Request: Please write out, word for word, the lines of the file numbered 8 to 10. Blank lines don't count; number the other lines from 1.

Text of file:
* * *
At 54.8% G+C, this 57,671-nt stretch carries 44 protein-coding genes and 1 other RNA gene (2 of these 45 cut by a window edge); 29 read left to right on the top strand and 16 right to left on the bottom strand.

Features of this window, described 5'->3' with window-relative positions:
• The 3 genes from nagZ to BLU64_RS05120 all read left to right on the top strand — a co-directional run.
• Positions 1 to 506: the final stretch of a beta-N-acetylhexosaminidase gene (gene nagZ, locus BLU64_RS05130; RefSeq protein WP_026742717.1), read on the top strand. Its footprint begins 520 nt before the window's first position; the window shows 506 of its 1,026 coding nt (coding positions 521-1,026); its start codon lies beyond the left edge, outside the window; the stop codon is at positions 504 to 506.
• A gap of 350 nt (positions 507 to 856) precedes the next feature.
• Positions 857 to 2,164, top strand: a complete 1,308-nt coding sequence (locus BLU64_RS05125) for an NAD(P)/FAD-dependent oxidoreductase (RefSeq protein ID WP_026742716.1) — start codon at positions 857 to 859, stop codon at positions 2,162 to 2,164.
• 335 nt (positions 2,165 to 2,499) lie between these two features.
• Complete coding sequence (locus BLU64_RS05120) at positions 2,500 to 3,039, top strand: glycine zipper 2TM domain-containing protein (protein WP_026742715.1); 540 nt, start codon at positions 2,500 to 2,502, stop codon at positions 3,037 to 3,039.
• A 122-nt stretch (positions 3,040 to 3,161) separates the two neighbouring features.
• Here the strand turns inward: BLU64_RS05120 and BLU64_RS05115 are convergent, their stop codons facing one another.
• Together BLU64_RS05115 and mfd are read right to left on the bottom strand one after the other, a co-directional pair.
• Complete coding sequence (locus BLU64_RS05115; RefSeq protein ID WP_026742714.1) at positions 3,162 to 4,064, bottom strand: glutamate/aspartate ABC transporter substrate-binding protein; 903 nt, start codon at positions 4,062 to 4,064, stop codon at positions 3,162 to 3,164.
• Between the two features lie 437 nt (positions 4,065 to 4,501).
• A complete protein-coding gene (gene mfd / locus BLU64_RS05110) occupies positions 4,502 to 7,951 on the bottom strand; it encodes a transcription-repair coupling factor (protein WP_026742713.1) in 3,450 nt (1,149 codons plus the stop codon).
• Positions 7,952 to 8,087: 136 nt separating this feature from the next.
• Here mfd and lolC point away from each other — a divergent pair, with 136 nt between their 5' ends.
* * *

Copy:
• Complete coding sequence (locus BLU64_RS05120) at positions 2,500 to 3,039, top strand: glycine zipper 2TM domain-containing protein (protein WP_026742715.1); 540 nt, start codon at positions 2,500 to 2,502, stop codon at positions 3,037 to 3,039.
• A 122-nt stretch (positions 3,040 to 3,161) separates the two neighbouring features.
• Here the strand turns inward: BLU64_RS05120 and BLU64_RS05115 are convergent, their stop codons facing one another.